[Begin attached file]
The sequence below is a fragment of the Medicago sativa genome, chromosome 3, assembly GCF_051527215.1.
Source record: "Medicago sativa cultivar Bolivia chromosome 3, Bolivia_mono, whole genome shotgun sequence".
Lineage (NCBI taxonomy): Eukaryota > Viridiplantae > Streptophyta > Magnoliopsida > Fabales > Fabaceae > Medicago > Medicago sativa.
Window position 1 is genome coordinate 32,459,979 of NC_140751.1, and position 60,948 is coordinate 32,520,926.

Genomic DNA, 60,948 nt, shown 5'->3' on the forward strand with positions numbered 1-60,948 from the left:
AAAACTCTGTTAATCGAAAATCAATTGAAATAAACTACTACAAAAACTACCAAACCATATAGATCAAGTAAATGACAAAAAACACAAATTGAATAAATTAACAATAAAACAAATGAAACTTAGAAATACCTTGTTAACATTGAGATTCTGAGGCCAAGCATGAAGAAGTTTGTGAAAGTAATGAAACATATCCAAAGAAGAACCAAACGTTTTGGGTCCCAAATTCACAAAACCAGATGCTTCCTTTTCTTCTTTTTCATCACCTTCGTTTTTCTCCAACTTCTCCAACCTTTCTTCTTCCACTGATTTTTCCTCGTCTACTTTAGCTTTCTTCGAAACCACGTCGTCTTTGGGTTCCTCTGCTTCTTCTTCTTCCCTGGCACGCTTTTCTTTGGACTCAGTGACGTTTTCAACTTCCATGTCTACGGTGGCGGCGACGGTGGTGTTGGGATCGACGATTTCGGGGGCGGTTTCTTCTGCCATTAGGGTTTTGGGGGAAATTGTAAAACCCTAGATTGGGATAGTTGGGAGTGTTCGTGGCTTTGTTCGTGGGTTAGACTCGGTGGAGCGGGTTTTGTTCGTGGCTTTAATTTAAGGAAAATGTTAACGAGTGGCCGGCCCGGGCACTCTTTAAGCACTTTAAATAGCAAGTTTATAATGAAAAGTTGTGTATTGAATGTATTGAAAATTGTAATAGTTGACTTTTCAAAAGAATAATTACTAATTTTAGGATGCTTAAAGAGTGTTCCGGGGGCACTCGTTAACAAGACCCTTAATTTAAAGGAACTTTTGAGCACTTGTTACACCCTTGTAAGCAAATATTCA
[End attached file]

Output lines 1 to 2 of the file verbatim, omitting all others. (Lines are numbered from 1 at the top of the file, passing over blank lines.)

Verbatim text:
The sequence below is a fragment of the Medicago sativa genome, chromosome 3, assembly GCF_051527215.1.
Source record: "Medicago sativa cultivar Bolivia chromosome 3, Bolivia_mono, whole genome shotgun sequence".